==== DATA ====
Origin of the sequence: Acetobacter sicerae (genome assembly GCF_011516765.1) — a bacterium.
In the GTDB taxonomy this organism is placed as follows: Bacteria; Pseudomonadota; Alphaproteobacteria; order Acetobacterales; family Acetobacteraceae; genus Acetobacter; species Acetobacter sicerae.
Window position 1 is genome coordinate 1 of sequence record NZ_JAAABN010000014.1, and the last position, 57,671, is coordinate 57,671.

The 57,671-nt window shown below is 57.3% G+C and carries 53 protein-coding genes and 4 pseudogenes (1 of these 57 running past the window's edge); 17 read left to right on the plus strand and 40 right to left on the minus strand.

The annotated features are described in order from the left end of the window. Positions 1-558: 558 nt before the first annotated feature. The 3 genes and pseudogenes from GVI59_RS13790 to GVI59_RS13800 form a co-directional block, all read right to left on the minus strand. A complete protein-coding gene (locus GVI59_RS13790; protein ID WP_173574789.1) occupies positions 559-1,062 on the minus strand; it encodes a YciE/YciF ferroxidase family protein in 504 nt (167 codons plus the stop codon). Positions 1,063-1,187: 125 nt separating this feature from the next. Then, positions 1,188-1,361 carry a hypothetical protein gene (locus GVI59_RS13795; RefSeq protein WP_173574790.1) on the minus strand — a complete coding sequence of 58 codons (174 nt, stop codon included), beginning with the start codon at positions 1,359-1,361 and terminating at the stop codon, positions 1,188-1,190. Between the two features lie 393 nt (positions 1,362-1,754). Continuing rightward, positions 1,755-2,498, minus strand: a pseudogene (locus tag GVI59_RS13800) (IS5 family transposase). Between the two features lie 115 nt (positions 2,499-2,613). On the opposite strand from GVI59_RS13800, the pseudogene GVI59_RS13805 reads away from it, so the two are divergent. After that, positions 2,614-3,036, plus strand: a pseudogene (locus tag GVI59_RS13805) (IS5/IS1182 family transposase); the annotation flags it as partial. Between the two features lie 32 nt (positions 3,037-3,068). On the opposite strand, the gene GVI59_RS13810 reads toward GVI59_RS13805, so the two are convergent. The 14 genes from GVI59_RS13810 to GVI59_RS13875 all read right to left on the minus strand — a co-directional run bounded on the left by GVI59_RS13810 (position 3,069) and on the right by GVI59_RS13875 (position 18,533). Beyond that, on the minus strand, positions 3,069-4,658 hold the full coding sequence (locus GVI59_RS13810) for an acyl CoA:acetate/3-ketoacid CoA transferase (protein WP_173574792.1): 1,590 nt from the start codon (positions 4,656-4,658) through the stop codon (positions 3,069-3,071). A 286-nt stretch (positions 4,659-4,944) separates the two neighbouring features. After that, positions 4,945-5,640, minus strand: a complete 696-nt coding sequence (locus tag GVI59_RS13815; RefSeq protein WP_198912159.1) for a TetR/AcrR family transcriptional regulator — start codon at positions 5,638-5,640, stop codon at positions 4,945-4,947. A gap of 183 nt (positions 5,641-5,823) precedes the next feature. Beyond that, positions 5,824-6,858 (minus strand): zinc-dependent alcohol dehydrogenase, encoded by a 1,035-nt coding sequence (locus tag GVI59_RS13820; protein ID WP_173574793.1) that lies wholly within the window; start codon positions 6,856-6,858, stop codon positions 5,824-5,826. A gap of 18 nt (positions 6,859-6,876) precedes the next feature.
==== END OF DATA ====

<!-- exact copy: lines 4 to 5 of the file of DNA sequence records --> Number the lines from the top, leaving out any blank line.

The 57,671-nt window shown below is 57.3% G+C and carries 53 protein-coding genes and 4 pseudogenes (1 of these 57 running past the window's edge); 17 read left to right on the plus strand and 40 right to left on the minus strand.

The annotated features are described in order from the left end of the window. Positions 1-558: 558 nt before the first annotated feature. The 3 genes and pseudogenes from GVI59_RS13790 to GVI59_RS13800 form a co-directional block, all read right to left on the minus strand. A complete protein-coding gene (locus GVI59_RS13790; protein ID WP_173574789.1) occupies positions 559-1,062 on the minus strand; it encodes a YciE/YciF ferroxidase family protein in 504 nt (167 codons plus the stop codon). Positions 1,063-1,187: 125 nt separating this feature from the next. Then, positions 1,188-1,361 carry a hypothetical protein gene (locus GVI59_RS13795; RefSeq protein WP_173574790.1) on the minus strand — a complete coding sequence of 58 codons (174 nt, stop codon included), beginning with the start codon at positions 1,359-1,361 and terminating at the stop codon, positions 1,188-1,190. Between the two features lie 393 nt (positions 1,362-1,754). Continuing rightward, positions 1,755-2,498, minus strand: a pseudogene (locus tag GVI59_RS13800) (IS5 family transposase). Between the two features lie 115 nt (positions 2,499-2,613). On the opposite strand from GVI59_RS13800, the pseudogene GVI59_RS13805 reads away from it, so the two are divergent. After that, positions 2,614-3,036, plus strand: a pseudogene (locus tag GVI59_RS13805) (IS5/IS1182 family transposase); the annotation flags it as partial. Between the two features lie 32 nt (positions 3,037-3,068). On the opposite strand, the gene GVI59_RS13810 reads toward GVI59_RS13805, so the two are convergent. The 14 genes from GVI59_RS13810 to GVI59_RS13875 all read right to left on the minus strand — a co-directional run bounded on the left by GVI59_RS13810 (position 3,069) and on the right by GVI59_RS13875 (position 18,533). Beyond that, on the minus strand, positions 3,069-4,658 hold the full coding sequence (locus GVI59_RS13810) for an acyl CoA:acetate/3-ketoacid CoA transferase (protein WP_173574792.1): 1,590 nt from the start codon (positions 4,656-4,658) through the stop codon (positions 3,069-3,071). A 286-nt stretch (positions 4,659-4,944) separates the two neighbouring features. After that, positions 4,945-5,640, minus strand: a complete 696-nt coding sequence (locus tag GVI59_RS13815; RefSeq protein WP_198912159.1) for a TetR/AcrR family transcriptional regulator — start codon at positions 5,638-5,640, stop codon at positions 4,945-4,947. A gap of 183 nt (positions 5,641-5,823) precedes the next feature. Beyond that, positions 5,824-6,858 (minus strand): zinc-dependent alcohol dehydrogenase, encoded by a 1,035-nt coding sequence (locus tag GVI59_RS13820; protein ID WP_173574793.1) that lies wholly within the window; start codon positions 6,856-6,858, stop codon positions 5,824-5,826. A gap of 18 nt (positions 6,859-6,876) precedes the next feature.